Why Smart, Talented People Fail the Architectural Registration Exam(ARE)

  • 20 October, 2021

You may be wondering, "I'm smart, I did very well at my architectural school, I'm successful at my architectural designer job, so why am I failing the ARE?" From my own experiences, I have identified four main reasons why smart, talented people fail the ARE:

  1. You didn't properly prepare for the exam.

    Sometimes failure can be caused by a lack of preparation time or lack of managing your preparation time. Sometimes it's for lack of resources. Sometimes it's due to not knowing exactly how to prepare. But the most common reason for failing the ARE is due to lack of preparation. There are many study resources available (for free as well as for purchase), and it's important to take time to go through them so you are properly prepared. Sample questions are often the most effective way to study, as they can give you the most realistic sense of what to expect on the exam. You can also time yourself when taking practice exams to simulate the actual exam experience as best you can. But in any case, studying and preparing for the exam is the best way to ensure a passing score.

  2. Why Smart, Talented People Fail the Architectural Registration Exam(ARE)

  3. You ran out of time.

    While the exams allow adequate time to complete the questions, your time is not unlimited. You need to budget your exam time to make sure you're able to review all the questions at least once. As I mentioned above, I recommend you time yourself when taking sample exams to gauge whether you think the allotted exam time will be adequate for you. Then when taking the exam, watch and budget your time carefully. Spend more time on problems you are confident on and save the harder problems for the end of your time after you have answered everything else to the best of your ability.

  4. You relied solely on your work experience.

    Many seasoned designers with years working within the field approach the exams with an overconfident attitude. They assume that their years of experience working as an architectural designer will be enough to carry them through the exams with little to no academic studying. While work experience can be helpful on the exams, sometimes the correct answers don't align correctly with the individual's career experiences. For example, AIA Contract Documents are a critical topic of the exams. Someone's personal work experiences may have been based on non-AIA contracts or project delivery/ execution. While someone may have been extremely successful implementing their non-AIA-contract projects, their project experience may be different than the AIA and lead them to an incorrect answer. It is extremely important to know the specs for the exam and what material is being tested on to best focus your preparation.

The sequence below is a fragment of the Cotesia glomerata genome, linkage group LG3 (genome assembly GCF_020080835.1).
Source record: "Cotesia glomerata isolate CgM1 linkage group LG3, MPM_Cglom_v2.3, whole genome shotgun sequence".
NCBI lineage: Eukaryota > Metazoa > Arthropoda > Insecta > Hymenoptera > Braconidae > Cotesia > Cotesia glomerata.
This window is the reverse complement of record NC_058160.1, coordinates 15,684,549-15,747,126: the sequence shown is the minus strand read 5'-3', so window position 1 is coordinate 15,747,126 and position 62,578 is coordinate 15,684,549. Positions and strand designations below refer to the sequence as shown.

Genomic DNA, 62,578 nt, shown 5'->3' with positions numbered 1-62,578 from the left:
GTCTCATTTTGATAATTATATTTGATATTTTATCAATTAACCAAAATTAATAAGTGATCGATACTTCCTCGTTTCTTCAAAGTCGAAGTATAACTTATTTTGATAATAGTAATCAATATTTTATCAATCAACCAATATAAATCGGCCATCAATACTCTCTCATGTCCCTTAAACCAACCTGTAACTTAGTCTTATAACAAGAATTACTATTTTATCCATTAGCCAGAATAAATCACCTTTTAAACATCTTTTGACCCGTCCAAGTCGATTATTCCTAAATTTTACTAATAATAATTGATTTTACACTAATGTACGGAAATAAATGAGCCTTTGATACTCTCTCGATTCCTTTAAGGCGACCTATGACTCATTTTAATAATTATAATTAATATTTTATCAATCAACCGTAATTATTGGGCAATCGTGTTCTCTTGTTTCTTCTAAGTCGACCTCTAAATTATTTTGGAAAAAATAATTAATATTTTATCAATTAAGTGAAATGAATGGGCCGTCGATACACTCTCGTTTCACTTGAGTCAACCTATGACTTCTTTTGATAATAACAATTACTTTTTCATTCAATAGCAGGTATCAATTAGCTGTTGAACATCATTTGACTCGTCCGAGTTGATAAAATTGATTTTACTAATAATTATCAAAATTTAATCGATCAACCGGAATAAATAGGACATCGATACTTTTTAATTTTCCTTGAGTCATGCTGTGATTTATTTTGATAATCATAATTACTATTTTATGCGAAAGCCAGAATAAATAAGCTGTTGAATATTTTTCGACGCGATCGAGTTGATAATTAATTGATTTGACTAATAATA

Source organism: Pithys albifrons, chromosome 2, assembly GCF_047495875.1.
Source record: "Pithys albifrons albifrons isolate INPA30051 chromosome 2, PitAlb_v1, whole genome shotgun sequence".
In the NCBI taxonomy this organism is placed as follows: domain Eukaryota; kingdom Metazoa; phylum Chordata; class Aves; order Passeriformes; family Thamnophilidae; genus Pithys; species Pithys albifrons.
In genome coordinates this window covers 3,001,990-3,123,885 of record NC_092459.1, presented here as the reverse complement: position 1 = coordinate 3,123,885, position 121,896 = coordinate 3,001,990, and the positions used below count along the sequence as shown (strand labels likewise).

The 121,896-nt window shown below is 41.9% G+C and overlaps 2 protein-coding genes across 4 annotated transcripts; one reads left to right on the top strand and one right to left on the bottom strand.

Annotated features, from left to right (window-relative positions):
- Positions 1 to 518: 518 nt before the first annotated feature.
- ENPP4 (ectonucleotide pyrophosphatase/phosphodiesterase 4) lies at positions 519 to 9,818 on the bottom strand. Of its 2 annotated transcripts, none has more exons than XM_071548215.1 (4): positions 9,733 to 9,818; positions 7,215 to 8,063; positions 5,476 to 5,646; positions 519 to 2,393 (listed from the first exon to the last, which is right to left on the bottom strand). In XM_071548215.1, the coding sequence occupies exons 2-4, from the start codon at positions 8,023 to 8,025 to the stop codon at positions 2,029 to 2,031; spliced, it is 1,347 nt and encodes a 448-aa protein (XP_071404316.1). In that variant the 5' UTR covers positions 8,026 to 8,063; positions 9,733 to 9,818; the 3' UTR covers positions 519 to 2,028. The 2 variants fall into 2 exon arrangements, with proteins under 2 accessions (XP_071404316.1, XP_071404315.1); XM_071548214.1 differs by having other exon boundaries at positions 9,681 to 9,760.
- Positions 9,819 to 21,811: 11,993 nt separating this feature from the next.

5. The exams are just plain difficult!

    If the exams were easy, then everyone would pass. But they are purposefully intended to reflect architectural and technical competence to protect the health, safety, and welfare of the public. These exams test the critical aspects of our profession and it's important that you are well-versed in these tested areas before becoming a licensed architect. Preparing properly and managing your test time effectively are two of the most critical pieces of advice I can provide.

    In summary, you may fail one or multiple exams- but that's okay. Don't be fearful of failure: it can be paralyzing and prevent or delay you from taking exams, but the longer you wait, the bigger the build-up (or self-induced pressure) will be. Keep in mind that failure happens. It's what we do with the failure that matters. There are always opportunities to take the ARE exams again; with the right preparation and effort, you will be a licensed architect in no time!
About the Author: Carissa Oyedele

Carissa Shrock Oyedele, AIA, NCIDQ, LEED BD+C is an Associate Principal at Moore Ruble Yudell Architects & Planners. She received a Bachelor of Architecture degree with a minor in Construction Management from California Polytechnic State University in San Luis Obispo. Her education provides a solid foundation for solving creative design solutions to various project types, such as those with complex programs, schedules, and delivery methods. Carissa's portfolio includes masterplans, civic, campus, and mixed-use projects locally, nationally, and internationally- with notable projects of the Santa Monica Public Library and US Embassies in Helsinki and The Hague. Carissa has been recognized as a leader in the architectural community as a recipient of AIA National Young Architect Award, Top 20 Under 40 by ENR (Engineering News-Record) California, and NextGen 10 in Real Estate & Finance by CSQ Magazine.

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